Finnish company allowed rolling blackouts
According to the Finnish power grid company Fingrid, the need for rolling blackouts is associated with a shortage of energy resources. In early May, electricity supplies to Finland were suspended by the Russian Inter RAO due to non-payment
Views of Helsinki
The Finnish authorities are considering moving to rolling blackouts due to energy shortages, but this would be a “last resort.” This was stated in an interview with Helsingin Sanomat newspaper by Tuomas Rauhala, director of power systems operations at the Finnish power grid company Fingrid.
“Outages will last a maximum of a couple of hours and will be of a rolling nature, affecting local power networks in different parts of Finland, depending on supply and demand»,— he said.
Against the backdrop of the energy crisis, Finnish authorities may also impose restrictions on household energy savings, as well as oblige companies to conserve resources during peak hours, according to the publication.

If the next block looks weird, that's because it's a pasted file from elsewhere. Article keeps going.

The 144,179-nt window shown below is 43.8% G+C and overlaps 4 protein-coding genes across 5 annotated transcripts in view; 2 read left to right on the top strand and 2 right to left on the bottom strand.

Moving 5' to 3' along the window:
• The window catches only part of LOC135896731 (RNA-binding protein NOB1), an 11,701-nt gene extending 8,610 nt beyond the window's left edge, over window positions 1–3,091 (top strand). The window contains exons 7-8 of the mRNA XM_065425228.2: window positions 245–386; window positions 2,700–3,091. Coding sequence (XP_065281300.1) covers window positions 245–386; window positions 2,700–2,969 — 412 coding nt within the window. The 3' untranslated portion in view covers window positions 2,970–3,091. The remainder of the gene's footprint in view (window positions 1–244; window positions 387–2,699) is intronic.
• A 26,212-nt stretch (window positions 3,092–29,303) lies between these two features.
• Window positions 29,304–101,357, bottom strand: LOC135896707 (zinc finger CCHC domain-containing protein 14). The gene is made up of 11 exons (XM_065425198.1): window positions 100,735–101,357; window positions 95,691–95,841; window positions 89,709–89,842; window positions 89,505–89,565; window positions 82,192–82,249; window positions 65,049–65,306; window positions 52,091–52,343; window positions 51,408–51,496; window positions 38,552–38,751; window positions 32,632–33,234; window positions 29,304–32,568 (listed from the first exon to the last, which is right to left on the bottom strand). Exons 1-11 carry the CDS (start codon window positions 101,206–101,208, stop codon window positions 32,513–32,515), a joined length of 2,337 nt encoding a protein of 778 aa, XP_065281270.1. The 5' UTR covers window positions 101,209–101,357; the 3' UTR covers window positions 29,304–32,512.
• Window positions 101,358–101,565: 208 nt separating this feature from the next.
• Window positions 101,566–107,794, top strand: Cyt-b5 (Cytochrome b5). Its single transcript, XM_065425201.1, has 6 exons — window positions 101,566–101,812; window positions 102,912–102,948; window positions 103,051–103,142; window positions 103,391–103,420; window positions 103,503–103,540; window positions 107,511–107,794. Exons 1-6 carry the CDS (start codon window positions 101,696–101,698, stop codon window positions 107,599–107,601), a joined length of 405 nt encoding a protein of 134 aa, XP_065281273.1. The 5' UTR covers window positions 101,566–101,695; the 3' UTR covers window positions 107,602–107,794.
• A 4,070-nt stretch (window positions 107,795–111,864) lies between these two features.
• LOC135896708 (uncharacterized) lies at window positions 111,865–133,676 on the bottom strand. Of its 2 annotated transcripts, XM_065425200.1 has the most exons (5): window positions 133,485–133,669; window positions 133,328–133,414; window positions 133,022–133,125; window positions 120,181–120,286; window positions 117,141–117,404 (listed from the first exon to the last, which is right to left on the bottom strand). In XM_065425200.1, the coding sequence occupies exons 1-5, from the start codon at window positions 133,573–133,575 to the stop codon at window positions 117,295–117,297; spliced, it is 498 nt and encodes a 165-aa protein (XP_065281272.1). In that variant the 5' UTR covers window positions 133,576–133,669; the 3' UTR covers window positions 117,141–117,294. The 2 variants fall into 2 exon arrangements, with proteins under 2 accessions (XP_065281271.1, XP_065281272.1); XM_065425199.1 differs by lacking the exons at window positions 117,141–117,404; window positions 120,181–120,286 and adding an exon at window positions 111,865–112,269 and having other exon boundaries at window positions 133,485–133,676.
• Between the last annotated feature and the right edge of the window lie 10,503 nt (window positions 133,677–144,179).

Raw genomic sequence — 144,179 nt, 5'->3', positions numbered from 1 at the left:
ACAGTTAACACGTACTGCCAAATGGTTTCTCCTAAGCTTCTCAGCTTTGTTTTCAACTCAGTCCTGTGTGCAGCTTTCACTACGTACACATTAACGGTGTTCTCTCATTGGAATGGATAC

Russian energy company “Inter RAO” in early May, it stopped deliveries of electricity to the Finnish Fingrid due to non-payment. At that time, the Finnish power grid operator assured that the country's electricity supply would not be affected. “The lack of electricity imports from Russia will be compensated by importing more electricity from Sweden and producing more electricity in Finland,” The company said in a statement.
Finland and Russia signed an agreement on bilateral electricity supplies in 2014. Trade between the two countries is carried out via an energy bridge across Vyborg. According to Yle, in recent years, electricity imported from Russia has accounted for 10% of total consumption in Finland.
In addition to electricity, Russia stopped supplying gas to Finland in mid-May. According to Gazprom, the Finnish gas operator Gasum did not make timely payments for gas under the new ruble scheme proposed earlier by President Vladimir Putin. The company noted that last year Gazprom Export Gasum supplied 1.49 bcm m of gas, which accounted for two-thirds of the total consumption in Finland.
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